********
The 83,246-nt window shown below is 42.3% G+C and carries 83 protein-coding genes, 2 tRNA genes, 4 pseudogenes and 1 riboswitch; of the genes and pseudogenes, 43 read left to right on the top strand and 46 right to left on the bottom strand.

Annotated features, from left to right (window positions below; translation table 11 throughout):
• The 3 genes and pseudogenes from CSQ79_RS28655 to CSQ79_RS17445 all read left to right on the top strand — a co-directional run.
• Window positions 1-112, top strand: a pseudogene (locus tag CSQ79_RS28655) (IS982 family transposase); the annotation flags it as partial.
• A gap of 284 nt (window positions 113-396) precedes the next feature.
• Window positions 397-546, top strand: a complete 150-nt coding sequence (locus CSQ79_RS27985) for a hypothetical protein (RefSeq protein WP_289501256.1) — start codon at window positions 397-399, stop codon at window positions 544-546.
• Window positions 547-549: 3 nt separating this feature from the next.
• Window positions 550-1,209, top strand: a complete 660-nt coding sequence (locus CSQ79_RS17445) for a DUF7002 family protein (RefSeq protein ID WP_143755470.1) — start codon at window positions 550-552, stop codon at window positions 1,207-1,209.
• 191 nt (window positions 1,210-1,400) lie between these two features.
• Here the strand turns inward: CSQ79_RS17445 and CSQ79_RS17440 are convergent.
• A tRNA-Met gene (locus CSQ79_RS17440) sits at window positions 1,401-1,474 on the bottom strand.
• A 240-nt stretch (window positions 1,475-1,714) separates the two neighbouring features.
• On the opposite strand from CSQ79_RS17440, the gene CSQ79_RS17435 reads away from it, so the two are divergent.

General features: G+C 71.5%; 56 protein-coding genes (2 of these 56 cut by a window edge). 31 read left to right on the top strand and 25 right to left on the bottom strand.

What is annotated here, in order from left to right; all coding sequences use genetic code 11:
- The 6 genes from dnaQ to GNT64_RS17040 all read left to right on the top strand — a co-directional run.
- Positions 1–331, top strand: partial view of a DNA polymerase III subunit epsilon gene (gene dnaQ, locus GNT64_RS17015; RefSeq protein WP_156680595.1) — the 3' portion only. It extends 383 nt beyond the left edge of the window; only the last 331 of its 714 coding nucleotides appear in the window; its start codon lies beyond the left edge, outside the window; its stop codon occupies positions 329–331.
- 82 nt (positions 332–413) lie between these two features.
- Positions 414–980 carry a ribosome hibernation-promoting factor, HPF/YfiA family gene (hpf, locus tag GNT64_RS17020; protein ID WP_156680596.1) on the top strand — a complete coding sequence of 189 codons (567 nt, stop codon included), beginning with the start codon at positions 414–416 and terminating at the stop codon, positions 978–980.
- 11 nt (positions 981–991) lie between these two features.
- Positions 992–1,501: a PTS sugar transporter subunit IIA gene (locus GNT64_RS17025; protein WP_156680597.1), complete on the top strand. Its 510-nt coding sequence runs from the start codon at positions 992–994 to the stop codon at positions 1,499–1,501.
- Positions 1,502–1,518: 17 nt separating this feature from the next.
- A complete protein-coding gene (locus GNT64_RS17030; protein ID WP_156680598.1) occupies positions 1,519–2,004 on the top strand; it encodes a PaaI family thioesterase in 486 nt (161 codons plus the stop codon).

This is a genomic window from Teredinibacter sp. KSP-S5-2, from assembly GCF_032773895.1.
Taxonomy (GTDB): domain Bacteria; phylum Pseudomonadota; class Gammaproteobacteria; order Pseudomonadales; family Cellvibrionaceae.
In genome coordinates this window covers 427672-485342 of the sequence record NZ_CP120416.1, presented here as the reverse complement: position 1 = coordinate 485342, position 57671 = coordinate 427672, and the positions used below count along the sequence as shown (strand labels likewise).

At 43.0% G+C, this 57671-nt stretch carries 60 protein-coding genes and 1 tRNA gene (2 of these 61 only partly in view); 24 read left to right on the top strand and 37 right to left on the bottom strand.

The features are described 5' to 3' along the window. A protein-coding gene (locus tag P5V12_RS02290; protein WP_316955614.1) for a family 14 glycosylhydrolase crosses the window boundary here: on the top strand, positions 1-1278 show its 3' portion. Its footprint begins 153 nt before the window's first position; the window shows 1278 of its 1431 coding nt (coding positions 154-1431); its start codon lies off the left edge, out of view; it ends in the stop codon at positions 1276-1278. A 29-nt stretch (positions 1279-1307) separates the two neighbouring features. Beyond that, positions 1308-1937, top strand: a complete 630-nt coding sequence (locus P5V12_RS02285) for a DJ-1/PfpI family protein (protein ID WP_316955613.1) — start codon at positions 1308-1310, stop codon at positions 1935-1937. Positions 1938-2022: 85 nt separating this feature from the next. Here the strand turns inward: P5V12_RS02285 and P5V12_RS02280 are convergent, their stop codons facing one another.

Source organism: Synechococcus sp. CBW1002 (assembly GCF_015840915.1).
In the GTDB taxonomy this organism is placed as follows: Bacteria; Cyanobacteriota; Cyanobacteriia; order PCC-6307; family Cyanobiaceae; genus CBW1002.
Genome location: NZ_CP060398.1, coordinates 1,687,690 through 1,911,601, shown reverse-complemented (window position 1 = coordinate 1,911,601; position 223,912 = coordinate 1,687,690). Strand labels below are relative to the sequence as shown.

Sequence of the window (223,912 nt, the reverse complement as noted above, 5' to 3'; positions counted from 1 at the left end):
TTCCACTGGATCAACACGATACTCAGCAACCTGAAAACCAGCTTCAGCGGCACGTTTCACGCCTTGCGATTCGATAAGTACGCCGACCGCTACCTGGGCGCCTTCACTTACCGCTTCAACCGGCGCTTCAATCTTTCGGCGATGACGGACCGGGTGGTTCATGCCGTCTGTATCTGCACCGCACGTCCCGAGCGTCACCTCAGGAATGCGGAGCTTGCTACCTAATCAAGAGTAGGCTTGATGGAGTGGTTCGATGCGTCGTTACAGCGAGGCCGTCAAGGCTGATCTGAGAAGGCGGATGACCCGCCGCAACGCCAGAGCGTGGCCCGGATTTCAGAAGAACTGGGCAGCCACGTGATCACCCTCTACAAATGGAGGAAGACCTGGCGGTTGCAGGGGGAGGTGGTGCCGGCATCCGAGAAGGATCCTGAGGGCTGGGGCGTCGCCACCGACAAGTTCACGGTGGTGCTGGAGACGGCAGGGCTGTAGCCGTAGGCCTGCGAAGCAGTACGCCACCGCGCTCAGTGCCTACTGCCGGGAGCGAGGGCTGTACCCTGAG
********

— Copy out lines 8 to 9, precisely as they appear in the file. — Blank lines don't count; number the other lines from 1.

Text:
• Window positions 550-1,209, top strand: a complete 660-nt coding sequence (locus CSQ79_RS17445) for a DUF7002 family protein (RefSeq protein ID WP_143755470.1) — start codon at window positions 550-552, stop codon at window positions 1,207-1,209.
• 191 nt (window positions 1,210-1,400) lie between these two features.